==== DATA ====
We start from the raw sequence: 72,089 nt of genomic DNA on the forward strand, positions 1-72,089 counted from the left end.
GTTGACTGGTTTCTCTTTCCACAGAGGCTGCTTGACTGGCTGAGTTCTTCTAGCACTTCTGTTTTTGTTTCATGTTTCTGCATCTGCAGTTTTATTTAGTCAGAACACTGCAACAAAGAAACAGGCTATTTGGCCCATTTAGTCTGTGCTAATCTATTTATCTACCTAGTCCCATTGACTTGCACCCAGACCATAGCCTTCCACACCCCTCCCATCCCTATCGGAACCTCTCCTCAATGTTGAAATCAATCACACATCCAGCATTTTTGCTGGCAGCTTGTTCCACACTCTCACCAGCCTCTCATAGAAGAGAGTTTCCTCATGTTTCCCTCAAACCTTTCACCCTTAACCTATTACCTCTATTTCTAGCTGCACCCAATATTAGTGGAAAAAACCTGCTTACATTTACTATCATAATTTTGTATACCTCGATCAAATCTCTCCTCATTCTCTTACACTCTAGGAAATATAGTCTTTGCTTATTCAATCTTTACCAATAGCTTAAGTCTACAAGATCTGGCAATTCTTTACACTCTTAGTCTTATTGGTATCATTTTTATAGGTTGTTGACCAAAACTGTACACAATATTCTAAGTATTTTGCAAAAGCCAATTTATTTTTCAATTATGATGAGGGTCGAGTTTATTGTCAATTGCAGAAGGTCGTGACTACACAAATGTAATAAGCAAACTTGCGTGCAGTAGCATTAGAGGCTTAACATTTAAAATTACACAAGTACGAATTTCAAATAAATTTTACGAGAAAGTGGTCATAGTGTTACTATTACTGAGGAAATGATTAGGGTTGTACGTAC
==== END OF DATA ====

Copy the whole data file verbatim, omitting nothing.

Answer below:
We start from the raw sequence: 72,089 nt of genomic DNA on the forward strand, positions 1-72,089 counted from the left end.
GTTGACTGGTTTCTCTTTCCACAGAGGCTGCTTGACTGGCTGAGTTCTTCTAGCACTTCTGTTTTTGTTTCATGTTTCTGCATCTGCAGTTTTATTTAGTCAGAACACTGCAACAAAGAAACAGGCTATTTGGCCCATTTAGTCTGTGCTAATCTATTTATCTACCTAGTCCCATTGACTTGCACCCAGACCATAGCCTTCCACACCCCTCCCATCCCTATCGGAACCTCTCCTCAATGTTGAAATCAATCACACATCCAGCATTTTTGCTGGCAGCTTGTTCCACACTCTCACCAGCCTCTCATAGAAGAGAGTTTCCTCATGTTTCCCTCAAACCTTTCACCCTTAACCTATTACCTCTATTTCTAGCTGCACCCAATATTAGTGGAAAAAACCTGCTTACATTTACTATCATAATTTTGTATACCTCGATCAAATCTCTCCTCATTCTCTTACACTCTAGGAAATATAGTCTTTGCTTATTCAATCTTTACCAATAGCTTAAGTCTACAAGATCTGGCAATTCTTTACACTCTTAGTCTTATTGGTATCATTTTTATAGGTTGTTGACCAAAACTGTACACAATATTCTAAGTATTTTGCAAAAGCCAATTTATTTTTCAATTATGATGAGGGTCGAGTTTATTGTCAATTGCAGAAGGTCGTGACTACACAAATGTAATAAGCAAACTTGCGTGCAGTAGCATTAGAGGCTTAACATTTAAAATTACACAAGTACGAATTTCAAATAAATTTTACGAGAAAGTGGTCATAGTGTTACTATTACTGAGGAAATGATTAGGGTTGTACGTAC